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Category: Meeting Strategies

11 Jul

7 obsessions of the most successful meeting professionals

© 2017 Andrea Driessen At home, maybe you binge-watch House of Cards. At work, you face an entirely different set of preoccupations. So what should you obsess about as a savvy meeting professional, if you are to produce best-in-class events? My most successful clients do the following: 1-Ditch the platitudes and gratitudes. Right out of the gate, you make—or break—the success of an event. In the initial moments of a meeting, audiences’ attention spans are at their highest levels. And what almost always comes first in a show script? What I call platitudes and gratitudes: over-the-top thanking of people and sharing often-meaningless content. What top meeting strategist Brian Walter calls “emphatitudes: platitudes stated emphatically.” Attending a large, mission-critical 90-minute meeting not long ago was akin to witnessing a slow-motion train wreck. I painfully sat through the opening speaker’s first 10 minutes. It felt, and likely was, unscripted and seemingly without intent: “Good morning. I didn’t hear you. GOOD MORNING! We are so excited you’re here. Thank you. We appreciate you. We’re here with our stakeholders. We’re thrilled you’re here. I want to thank our commissioners. We are excited about the work our CEO is doing…” That’s 10% of the meeting…

17 May

7 Ways to Drastically Reduce your Event Risks

By Andrea Driessen, Chief Boredom Buster As a meeting professional, you know that events bring inherent risks: security lapses, food-borne illness, lackluster presenters…to name a few. Some we can control. Some we can lessen. A few we can even eliminate. Others may look like as hazards—but with the right level of support, you can reduce or even eliminate them. At No More Boring Meetings, we’re ferociously dedicated to lessening 7 key risks in the talent and content realms: 1-Speaker cancellation. In nearly 20 years, we’ve had one speaker cancel. If that happens on your watch, No More Boring Meetings will act immediately to tap a deep network of supremely qualified speakers who can fill in.  Bam: problem solved. 2-Speaker delay. Why worry that your presenter will arrive late? Our speakers are required to choose flights to your event with at least one back up in case of airline delay or cancellation. Voila: you’re covered. 3-Trying to find a needle in a haystack of 80,000,000. Google “customer service speaker,” and you’ll get 80 million results. So you could either take the risk—and the time!—to sort through these yourself. Or have a short conversation with us, and break free from such crushing…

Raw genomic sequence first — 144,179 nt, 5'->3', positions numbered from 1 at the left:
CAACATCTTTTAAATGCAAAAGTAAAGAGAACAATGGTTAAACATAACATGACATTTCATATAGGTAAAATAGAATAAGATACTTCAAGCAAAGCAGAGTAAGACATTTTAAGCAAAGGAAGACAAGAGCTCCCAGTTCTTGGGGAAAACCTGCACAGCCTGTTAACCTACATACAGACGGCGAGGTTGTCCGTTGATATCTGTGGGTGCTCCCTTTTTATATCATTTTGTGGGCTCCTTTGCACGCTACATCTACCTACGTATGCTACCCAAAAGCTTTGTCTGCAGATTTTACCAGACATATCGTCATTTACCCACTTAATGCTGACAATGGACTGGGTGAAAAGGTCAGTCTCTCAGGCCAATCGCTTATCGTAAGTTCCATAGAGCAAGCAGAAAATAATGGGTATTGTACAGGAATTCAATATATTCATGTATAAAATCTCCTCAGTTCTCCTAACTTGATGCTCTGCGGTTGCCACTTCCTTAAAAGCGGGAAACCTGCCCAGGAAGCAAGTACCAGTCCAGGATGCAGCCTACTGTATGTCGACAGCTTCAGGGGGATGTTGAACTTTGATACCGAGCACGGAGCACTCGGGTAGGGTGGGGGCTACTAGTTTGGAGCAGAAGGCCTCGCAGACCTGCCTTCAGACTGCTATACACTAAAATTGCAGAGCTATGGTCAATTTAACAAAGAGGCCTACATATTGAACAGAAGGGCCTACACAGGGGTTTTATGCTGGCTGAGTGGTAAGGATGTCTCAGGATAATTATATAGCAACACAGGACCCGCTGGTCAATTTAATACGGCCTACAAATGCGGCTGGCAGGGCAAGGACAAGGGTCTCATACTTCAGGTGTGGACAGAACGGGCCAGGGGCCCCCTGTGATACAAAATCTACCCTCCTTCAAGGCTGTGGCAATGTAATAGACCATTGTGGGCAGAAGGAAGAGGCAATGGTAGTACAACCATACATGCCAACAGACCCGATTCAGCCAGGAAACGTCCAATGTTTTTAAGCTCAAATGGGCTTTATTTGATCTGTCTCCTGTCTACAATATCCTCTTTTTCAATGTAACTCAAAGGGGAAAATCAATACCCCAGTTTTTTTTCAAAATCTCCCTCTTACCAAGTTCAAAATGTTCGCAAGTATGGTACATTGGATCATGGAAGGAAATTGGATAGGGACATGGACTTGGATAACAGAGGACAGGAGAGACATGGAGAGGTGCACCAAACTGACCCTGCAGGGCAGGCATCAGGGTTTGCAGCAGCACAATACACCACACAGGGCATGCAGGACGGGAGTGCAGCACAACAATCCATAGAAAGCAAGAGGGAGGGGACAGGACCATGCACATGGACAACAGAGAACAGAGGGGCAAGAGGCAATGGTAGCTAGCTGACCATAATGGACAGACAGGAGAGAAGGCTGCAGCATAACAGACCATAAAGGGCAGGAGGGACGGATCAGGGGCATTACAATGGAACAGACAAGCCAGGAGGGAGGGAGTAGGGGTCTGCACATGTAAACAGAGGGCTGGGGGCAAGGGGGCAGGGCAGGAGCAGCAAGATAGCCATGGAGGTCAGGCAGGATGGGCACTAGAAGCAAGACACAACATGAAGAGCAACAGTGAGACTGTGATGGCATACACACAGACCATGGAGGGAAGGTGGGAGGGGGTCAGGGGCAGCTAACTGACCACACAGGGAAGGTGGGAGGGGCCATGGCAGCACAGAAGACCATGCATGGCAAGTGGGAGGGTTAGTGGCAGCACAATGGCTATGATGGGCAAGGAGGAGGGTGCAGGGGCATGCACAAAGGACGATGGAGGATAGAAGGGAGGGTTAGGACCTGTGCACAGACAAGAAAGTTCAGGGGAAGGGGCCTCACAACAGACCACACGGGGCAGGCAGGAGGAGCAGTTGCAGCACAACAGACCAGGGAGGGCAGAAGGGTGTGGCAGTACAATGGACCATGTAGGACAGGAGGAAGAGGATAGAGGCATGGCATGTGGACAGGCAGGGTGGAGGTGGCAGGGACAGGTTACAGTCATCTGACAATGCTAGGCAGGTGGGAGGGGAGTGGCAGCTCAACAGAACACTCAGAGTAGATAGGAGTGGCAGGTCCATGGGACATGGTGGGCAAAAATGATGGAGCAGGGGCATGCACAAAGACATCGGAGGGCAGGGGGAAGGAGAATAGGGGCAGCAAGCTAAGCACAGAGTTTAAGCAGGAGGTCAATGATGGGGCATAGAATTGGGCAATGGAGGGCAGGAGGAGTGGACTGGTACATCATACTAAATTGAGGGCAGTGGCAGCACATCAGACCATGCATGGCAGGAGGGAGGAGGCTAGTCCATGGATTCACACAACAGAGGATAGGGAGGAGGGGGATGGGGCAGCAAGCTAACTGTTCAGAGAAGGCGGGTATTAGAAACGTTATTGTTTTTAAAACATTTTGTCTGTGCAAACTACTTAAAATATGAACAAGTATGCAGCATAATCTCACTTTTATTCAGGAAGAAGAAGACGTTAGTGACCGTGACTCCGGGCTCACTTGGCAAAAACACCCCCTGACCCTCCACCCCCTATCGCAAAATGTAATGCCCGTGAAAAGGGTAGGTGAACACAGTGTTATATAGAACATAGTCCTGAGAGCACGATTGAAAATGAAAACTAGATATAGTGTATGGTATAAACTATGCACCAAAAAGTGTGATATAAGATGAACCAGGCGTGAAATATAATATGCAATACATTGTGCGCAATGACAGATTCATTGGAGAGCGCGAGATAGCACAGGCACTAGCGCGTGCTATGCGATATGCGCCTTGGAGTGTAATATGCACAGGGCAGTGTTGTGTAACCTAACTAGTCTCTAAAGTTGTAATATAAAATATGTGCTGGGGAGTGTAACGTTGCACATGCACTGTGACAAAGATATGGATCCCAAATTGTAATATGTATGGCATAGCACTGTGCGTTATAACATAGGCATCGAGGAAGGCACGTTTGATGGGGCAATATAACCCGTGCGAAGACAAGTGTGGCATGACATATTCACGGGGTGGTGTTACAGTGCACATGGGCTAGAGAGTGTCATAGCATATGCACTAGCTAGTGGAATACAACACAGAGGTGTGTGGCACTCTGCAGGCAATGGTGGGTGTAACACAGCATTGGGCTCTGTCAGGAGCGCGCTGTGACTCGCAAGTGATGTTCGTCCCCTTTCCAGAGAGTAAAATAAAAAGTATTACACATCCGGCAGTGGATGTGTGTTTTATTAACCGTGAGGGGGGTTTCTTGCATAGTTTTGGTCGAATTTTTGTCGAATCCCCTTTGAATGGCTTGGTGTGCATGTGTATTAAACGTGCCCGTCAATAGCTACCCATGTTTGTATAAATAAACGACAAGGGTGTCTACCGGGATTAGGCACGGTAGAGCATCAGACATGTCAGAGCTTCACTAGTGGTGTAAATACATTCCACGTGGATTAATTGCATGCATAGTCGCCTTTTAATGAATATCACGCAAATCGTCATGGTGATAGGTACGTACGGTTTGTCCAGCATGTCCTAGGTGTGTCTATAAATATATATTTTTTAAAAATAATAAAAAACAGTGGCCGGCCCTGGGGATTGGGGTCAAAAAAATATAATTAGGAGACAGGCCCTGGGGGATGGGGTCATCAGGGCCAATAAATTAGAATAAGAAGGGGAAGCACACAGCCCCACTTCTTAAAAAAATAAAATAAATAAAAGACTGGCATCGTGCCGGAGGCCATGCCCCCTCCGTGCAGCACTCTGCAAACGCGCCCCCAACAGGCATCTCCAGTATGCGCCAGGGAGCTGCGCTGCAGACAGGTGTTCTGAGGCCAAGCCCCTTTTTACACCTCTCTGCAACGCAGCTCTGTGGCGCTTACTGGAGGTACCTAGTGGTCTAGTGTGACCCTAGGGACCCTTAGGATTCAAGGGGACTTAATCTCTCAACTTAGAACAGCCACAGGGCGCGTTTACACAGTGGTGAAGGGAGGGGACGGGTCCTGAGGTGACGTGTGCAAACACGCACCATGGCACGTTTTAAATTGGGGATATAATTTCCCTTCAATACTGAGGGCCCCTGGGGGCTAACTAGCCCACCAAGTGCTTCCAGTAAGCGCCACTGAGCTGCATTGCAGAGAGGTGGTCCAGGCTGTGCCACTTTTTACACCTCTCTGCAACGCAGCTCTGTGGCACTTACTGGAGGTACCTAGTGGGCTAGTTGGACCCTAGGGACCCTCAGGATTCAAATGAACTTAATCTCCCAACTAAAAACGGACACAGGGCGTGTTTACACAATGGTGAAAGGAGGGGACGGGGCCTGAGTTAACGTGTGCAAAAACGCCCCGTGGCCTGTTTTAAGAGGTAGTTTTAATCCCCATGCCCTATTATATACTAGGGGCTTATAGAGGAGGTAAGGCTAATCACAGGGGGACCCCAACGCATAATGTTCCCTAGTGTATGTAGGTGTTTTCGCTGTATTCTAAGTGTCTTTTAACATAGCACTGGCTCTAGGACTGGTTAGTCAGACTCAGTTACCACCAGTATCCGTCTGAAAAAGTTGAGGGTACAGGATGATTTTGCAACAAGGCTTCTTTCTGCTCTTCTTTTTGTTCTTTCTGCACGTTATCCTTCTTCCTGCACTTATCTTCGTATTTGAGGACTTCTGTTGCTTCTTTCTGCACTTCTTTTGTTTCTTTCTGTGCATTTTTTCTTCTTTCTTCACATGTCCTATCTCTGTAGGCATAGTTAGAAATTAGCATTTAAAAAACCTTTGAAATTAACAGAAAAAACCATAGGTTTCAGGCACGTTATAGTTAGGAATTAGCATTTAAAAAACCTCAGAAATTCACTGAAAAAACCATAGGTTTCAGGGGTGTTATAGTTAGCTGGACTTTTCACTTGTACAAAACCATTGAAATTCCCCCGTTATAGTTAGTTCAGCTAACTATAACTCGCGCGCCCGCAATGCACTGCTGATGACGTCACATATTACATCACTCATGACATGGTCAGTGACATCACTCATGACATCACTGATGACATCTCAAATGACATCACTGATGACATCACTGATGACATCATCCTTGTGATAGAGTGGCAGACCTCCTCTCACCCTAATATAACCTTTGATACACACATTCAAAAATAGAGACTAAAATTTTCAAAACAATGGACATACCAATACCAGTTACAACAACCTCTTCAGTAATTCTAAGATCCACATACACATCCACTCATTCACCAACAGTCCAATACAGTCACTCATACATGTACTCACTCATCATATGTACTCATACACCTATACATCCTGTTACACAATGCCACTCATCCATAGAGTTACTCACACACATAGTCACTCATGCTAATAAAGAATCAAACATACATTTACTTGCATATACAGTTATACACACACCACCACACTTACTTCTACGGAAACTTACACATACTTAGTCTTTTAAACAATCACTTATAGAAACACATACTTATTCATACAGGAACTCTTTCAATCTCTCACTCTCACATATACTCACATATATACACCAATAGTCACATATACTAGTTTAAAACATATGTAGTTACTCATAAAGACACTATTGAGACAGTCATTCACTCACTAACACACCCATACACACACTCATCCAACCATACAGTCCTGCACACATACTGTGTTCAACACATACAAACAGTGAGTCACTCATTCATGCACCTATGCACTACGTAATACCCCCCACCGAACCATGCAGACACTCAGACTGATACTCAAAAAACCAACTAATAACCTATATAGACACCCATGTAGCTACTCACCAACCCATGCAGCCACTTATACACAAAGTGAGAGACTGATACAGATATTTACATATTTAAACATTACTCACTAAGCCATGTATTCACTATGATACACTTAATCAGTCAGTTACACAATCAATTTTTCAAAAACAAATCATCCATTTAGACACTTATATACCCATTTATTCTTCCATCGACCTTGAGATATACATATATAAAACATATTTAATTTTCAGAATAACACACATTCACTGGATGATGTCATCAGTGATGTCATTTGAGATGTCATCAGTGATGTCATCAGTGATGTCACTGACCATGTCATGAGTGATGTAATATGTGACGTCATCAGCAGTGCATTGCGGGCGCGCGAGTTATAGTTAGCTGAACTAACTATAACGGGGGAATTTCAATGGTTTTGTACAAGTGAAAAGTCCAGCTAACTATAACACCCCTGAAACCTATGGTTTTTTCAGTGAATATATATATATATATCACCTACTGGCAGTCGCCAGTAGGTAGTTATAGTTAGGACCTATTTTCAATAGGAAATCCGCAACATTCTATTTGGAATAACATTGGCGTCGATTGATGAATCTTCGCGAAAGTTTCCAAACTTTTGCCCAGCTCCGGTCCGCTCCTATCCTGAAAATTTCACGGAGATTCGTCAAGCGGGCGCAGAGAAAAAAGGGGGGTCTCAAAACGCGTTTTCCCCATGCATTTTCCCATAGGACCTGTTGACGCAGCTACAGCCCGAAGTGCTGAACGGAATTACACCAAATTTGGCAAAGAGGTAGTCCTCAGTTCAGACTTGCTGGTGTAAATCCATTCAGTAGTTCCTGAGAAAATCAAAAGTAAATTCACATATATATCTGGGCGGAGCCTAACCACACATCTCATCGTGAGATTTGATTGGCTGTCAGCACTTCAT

13 Mar

Your “great” idea? Great only if you can communicate its value

Copyright 2017 Andrea Driessen, Chief Boredom Buster, No More Boring Meetings, and Creator of Mixing Chamber TM You and your team surely have game-changing ideas. But what if you don’t know how to effectively communicate their value so others will take notice—and take action? Individual business leaders and entire organizations are undoubtedly leaving money and opportunity on the table without realizing it. That’s because most professionals don’t understand how to package their best ideas. They don’t know how to communicate their value in ways that audiences want to hear. Plus, most meetings aren’t designed to make the most of the collective intelligence in the room. The sad result? The very best ideas may go unnoticed or unfunded. But a powerful force is disrupting how presentations are delivered and consumed. That force is TED Talks. Their global prevalence and popularity have shown us a new way to communicate spreadable, viral-worthy ideas. The TED Talk phenomenon has critical implications for those who want to share their ideas. It forces organizations and their leaders to drastically improve presentation skills to stand out in a sea of sameness. To communicate their best ideas quickly and effectively. To drive more innovation and revenue within an organization….

30 Jan

How Can Event Q&A Become Unquestionably Better?

The Answer: With these 7 Best Practices Copyright 2017 Andrea Driessen, Chief Boredom Buster, No More Boring Meetings Question-and-answer sessions at business meetings and conferences can engage and inform—or they can fall flat and careen off the rails. Savvy event professionals know not to leave such programming to chance. Let’s explore best practices for Q&A so that with intention and attention, all your future sessions sizzle. When you use my easy-to-implement process, you’ll find your audiences, your presenters and your fellow organizers will have a more positive, impactful experience. Lay the groundwork: First, let presenters who will be taking Q&A know you stage “Best Practice Q&A” and as such, you don’t want to end the entire program with Q&A. Instead, ask them—in advance of the event so they can thoughtfully prepare—to close with a final, short and relevant point, anecdote, or big-picture insight.Think of it as a content sandwich: Main program, Q&A, short closing segment. This three-part package unites all the remarks in a memorable, positive way. If you end with Q&A, you have no control over how your events end, how attendees depart, and the last emotions and thoughts you leave with audiences.After all, what if the last question…